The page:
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Employers 401(k)

Tuesday, June 12th, 2012

Employers 401(k) is one of the most common ways for beginners to start investing for retirement, often as an addition to a 401(k) or a solo 401(k). Employer retirement accounts are a great way to avoid high fees, low-return investment options, and the burden of managing their own investments (especially when the employer offers no or low-interest loans), visit to get further details. A 401(k) is just the beginning. If you plan to have more than one employer-sponsored account, you will likely want to consider Roth or Roth conversion options.

Start Your 401k with a 401(k) Planner

When starting a 401(k) plan, it helps to do a little homework first. This will help you find the best fit for your savings goals, which can be especially helpful when you’re working in a high-risk industry. Your plan advisor can help you understand your 401(k) requirements, help you choose a plan that best suits your needs, and provide an excellent service when you call in to inquire about the process.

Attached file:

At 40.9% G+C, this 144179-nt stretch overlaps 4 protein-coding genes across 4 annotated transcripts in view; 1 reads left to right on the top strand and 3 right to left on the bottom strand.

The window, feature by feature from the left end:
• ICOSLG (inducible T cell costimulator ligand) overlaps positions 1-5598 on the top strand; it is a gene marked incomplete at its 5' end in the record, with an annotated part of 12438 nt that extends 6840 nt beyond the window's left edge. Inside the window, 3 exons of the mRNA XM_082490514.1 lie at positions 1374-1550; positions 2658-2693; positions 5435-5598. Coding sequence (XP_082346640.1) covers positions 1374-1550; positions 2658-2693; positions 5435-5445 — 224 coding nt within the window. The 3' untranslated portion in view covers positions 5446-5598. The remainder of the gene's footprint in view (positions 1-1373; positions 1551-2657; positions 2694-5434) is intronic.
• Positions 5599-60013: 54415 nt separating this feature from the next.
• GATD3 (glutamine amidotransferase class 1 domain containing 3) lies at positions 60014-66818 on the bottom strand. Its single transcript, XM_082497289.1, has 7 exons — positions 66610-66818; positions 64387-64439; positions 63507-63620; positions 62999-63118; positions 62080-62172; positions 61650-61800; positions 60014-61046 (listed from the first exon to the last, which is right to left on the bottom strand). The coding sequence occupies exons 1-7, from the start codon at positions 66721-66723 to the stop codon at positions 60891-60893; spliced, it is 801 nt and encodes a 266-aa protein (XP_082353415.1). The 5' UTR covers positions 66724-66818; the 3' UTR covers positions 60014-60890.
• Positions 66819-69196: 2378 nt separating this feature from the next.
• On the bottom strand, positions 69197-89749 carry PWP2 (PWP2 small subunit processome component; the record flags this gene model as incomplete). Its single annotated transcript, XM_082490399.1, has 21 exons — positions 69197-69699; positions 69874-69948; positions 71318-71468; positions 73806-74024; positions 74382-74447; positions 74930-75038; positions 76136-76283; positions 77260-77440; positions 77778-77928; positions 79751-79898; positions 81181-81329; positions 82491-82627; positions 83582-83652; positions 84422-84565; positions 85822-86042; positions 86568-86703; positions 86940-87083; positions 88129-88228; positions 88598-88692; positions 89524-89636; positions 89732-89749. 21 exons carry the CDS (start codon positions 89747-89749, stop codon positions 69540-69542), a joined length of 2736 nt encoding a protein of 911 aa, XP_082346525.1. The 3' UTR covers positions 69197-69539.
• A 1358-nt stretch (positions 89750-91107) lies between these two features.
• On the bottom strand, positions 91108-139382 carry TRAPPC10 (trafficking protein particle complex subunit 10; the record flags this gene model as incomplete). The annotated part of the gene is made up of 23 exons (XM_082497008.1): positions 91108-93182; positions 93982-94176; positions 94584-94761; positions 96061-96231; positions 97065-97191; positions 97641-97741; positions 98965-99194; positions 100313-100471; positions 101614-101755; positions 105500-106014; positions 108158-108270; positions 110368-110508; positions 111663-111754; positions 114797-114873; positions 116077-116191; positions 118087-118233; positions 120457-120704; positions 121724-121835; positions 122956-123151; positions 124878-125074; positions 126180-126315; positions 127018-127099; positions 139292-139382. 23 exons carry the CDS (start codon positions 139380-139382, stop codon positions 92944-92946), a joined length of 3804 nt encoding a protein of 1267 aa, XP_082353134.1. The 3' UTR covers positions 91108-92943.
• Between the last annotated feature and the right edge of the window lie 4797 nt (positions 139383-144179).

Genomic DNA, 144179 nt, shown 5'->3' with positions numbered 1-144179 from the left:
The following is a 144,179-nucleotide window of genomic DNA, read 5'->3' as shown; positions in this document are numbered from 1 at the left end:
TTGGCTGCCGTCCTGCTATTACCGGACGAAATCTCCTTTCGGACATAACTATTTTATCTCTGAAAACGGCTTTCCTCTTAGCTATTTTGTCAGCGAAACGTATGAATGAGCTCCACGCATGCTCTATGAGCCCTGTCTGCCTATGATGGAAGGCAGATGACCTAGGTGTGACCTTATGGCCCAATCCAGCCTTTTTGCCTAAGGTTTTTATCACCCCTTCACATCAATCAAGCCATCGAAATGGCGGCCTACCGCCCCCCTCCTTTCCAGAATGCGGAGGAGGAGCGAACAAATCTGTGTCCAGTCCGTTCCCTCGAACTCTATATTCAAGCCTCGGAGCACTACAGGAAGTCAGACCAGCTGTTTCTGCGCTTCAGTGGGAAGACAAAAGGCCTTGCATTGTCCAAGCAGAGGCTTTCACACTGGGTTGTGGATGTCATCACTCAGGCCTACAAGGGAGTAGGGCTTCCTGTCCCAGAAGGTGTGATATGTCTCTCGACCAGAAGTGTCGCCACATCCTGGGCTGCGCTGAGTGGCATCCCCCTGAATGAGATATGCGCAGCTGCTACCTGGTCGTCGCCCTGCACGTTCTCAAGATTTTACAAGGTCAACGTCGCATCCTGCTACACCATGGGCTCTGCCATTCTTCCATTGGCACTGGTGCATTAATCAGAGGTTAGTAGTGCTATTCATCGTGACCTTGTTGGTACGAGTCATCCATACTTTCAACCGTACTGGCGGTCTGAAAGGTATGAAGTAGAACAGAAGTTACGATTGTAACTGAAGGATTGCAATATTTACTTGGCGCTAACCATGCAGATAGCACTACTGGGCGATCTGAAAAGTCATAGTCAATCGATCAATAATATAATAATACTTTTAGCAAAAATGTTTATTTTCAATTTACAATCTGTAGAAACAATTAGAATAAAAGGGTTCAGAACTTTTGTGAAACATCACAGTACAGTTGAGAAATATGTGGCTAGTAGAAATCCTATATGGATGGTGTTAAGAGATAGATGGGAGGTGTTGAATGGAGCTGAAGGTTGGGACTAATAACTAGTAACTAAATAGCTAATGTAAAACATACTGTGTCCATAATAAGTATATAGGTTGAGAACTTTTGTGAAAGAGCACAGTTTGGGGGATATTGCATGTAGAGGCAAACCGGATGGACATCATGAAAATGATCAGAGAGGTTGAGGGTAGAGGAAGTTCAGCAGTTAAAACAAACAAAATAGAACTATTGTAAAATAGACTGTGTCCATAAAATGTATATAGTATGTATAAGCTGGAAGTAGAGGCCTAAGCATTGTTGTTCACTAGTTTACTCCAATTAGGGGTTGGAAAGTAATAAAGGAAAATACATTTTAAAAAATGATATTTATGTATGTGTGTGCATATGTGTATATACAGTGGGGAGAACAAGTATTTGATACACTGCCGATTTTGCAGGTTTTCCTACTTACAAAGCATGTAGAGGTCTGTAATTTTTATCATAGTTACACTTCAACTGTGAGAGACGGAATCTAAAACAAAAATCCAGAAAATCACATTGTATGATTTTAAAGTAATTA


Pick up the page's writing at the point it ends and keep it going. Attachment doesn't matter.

A significant percentage of your funds from a 401(k) will likely go to tax purposes. How much depends on how much you contribute, the tax laws you choose, your 401(k) plan and if any special rules apply. As of 2017, you pay a 15.3% tax on all of your income. In addition, you’ll pay 5.6% when your funds are withdrawn from your 401(k). Withdrawals made after you turn 62 are considered long-term and taxed at your regular tax rate, up to 37% (there are state and local taxes added to the total). Learn more about the IRS Tax Guide and your particular circumstances to help you determine your taxes. We’ll help you decide whether you should contribute to a 401(k) that has a match. If your 401(k) match is not provided, the match amounts will be deducted from your contributions. Learn more about the Match in the Employee Manual and our advice for 401(k) members who do not have a 401(k) match.

Taxation of 401(k) contributions. Contributions to a 401(k) that are eligible for an employer match are considered taxable earnings if you withdraw the funds before you turn 62. The maximum tax-free withdrawal from a 401(k) account after you turn 62 is $18,500. However, this amount is adjusted each year to account for inflation. Learn more about the matching contributions that are tax-free and are subject to the same tax rate as regular contributions. Learn more about tax treatment of 401(k) contributions, including the new 10% early withdrawal penalty and the 10% additional tax.